Dear Trevor, Well I'm Victoria and I'm Bi. I still haven't told my parents about my being Bi but that's not the problem.. Well I've been really suicidal for a year now and I want help with that and my depression, but I don't know how to tell my parents. Any ideas for me? Thank you for your time. <3
From your letter, it sounds like you have a lot of concerns you are dealing with and I am really glad that you reached out to us at the Trevor Project. Making the decision to tell your family about your sexual orientation is a difficult one, but it is important that you are true to who you are and can share that with people.
It is worrisome that you have been having suicidal thoughts. While things may be overwhelming now, there are alternative and non-permanent or harmful solutions that can help you get through this. Remember first and foremost that you are not alone. You took the first step towards seeking help in writing to us--that took a great amount of courage. I encourage you that when you are feeling particularly overwhelmed or having suicidal thoughts or considerations, that you do what you did now--reach out. There are people in your life who care about you and want to support and help you in whatever way you need. Talk immediately to a trusted adult (parent, relative, teacher, school counselor, friend's parent) about your thoughts or worries. If you don't feel comfortable sharing with one of those people, you can always call the Trevor Lifeline (1-866-4-U-TREVOR) 24 hours a day, 7 days a week. If you ever feel that you are going to act on your thoughts of suicide, call 911 or get to the nearest hospital to be safe.
Another option can be to seek mental health services in your area. It can help to speak with someone who is trained in how to best deal with what you are experiencing, give you some ideas on how to cope and choose alternatives to suicide. You can search for mental health providers in your area at (http://mentalhealth.samhsa.gov/databases/). You may also reach out to Association of Gay and Lesbian Psychiatrists (212-222-2800) or (www.aglp.org) to find a mental health professional who specializes in LGBTQ issues.
In reference to your difficulty deciding when and how to tell your parents about being Bisexual, that is something that you should do when it feels right for you. Some important questions to ask yourself may be, "Are you worried if you told your family that you'd be unsafe physically or emotionally?" "Does it feel like you are keeping a part of yourself from others?" "Does it cause you a lot of stress worrying aout their response?" If you worry that your parents' reaction to your coming out may be unsafe for you, it is important to protect your safety first. Come up with multiple scenarios--it may help to discuss with someone you trust and who you have come out to already--maybe a close friend or a teacher or adult you trust. They may have some other ideas of how to approach your parents. While those are the negative possibilities of coming out, it may be easier for you. Some people may be comfortable having a blunt conversation about their sexuality, while others may ease into the discussion by talking about an actor or person in a book to gauge the reaction to their coming out. I would encourage you to reference the Human Rights Campaign's "Resource Guide to Coming Out" (http://www.hrc.org/documents/resourceguide_co.pdf) and "Coming Out to Your Paarents: Questions to Think About" (http://www.amplifyyourvoice.org/youthresource/comingoutquestions). They may provide some insight into how you choose to come out and to plan what way is most comfortable for you.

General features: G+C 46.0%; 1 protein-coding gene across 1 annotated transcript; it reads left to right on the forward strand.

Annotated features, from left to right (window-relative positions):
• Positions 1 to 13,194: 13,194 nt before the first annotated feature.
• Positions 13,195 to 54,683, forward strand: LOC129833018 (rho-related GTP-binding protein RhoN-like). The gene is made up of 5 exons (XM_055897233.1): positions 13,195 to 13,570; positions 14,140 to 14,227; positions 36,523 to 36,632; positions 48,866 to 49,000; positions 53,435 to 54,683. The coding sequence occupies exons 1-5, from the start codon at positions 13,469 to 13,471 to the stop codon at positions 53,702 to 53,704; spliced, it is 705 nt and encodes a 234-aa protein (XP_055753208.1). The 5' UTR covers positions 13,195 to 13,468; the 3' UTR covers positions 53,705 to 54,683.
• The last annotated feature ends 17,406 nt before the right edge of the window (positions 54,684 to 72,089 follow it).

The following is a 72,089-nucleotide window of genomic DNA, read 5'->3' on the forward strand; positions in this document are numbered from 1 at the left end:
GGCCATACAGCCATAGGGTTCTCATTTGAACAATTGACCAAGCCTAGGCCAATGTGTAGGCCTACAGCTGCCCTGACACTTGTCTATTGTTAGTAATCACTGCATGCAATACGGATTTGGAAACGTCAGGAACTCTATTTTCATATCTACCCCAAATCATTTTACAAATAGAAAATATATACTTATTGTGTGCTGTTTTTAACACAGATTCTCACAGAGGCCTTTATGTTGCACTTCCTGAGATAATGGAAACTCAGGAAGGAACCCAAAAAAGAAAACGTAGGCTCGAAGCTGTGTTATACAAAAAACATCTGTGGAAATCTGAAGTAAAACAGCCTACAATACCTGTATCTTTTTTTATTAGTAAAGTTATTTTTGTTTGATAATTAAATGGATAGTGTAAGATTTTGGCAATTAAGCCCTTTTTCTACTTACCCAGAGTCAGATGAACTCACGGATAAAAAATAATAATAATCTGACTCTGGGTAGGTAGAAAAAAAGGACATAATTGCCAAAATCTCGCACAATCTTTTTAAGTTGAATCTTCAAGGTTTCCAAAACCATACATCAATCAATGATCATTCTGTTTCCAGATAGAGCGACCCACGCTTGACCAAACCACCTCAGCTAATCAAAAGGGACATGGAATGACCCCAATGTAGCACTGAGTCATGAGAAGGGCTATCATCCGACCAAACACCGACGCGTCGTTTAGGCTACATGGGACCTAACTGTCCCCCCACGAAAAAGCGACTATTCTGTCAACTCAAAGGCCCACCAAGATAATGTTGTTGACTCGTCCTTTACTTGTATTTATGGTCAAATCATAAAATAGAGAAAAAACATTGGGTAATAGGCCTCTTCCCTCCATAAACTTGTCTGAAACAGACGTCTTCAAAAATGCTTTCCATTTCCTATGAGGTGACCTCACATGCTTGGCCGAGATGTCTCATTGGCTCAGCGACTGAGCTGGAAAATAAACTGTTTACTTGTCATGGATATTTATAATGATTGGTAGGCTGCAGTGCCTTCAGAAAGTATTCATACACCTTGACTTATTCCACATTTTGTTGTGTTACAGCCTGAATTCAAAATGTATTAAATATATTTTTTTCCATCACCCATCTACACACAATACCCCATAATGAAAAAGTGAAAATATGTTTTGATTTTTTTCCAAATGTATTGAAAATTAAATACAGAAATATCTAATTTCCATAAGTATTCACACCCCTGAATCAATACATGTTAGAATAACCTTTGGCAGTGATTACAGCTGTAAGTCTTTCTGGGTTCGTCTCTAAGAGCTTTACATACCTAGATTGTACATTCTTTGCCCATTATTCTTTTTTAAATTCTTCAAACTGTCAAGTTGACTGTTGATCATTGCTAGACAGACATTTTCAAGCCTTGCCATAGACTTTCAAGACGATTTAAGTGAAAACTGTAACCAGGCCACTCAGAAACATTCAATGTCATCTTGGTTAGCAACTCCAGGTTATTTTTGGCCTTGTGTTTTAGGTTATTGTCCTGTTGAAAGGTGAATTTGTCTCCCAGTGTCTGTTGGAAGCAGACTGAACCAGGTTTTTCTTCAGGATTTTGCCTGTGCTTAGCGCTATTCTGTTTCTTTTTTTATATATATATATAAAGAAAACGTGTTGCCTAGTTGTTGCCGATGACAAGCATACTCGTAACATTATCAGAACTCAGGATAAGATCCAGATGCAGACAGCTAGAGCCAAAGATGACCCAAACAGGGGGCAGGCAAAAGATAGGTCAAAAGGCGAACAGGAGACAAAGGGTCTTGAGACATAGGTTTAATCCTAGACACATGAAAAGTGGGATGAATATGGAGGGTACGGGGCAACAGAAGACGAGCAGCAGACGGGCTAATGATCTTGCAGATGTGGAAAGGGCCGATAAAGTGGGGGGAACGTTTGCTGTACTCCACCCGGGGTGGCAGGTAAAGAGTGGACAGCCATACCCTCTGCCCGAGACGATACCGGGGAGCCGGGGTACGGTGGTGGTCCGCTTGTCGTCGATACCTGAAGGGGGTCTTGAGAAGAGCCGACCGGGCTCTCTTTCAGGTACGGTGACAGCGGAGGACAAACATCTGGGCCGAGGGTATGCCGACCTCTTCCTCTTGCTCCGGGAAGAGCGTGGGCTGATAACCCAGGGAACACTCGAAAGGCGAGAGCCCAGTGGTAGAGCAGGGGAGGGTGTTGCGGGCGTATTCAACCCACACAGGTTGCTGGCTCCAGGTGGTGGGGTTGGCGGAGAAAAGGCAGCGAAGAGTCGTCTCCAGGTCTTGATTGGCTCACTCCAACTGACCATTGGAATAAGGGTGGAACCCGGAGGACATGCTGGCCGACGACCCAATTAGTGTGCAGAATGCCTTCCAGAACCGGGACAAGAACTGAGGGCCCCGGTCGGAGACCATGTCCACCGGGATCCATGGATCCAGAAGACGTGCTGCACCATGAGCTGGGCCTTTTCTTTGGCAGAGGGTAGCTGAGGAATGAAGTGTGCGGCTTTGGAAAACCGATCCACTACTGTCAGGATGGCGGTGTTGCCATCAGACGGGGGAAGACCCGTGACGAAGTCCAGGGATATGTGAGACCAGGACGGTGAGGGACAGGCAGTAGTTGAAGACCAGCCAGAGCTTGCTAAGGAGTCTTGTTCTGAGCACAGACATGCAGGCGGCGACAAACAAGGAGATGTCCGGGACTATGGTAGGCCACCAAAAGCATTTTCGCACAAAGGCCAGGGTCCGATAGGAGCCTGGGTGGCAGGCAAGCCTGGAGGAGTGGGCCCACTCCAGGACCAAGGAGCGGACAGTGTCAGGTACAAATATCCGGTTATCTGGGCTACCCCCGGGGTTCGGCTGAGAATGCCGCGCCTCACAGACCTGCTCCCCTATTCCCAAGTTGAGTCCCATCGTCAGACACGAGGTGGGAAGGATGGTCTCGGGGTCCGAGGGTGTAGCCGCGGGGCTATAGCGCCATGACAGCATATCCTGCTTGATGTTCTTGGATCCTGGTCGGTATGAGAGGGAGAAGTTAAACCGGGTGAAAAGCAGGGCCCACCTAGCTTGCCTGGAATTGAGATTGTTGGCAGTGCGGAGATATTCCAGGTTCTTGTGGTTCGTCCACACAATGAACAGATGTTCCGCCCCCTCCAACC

As always, know that you can connect with other LGBTQ youth on TrevorSpace. It may be helpful to speak with others who have had similar struggles with coming out. Remember you are not alone. You are strong. You are cared about.
All the best,
The Trevor Project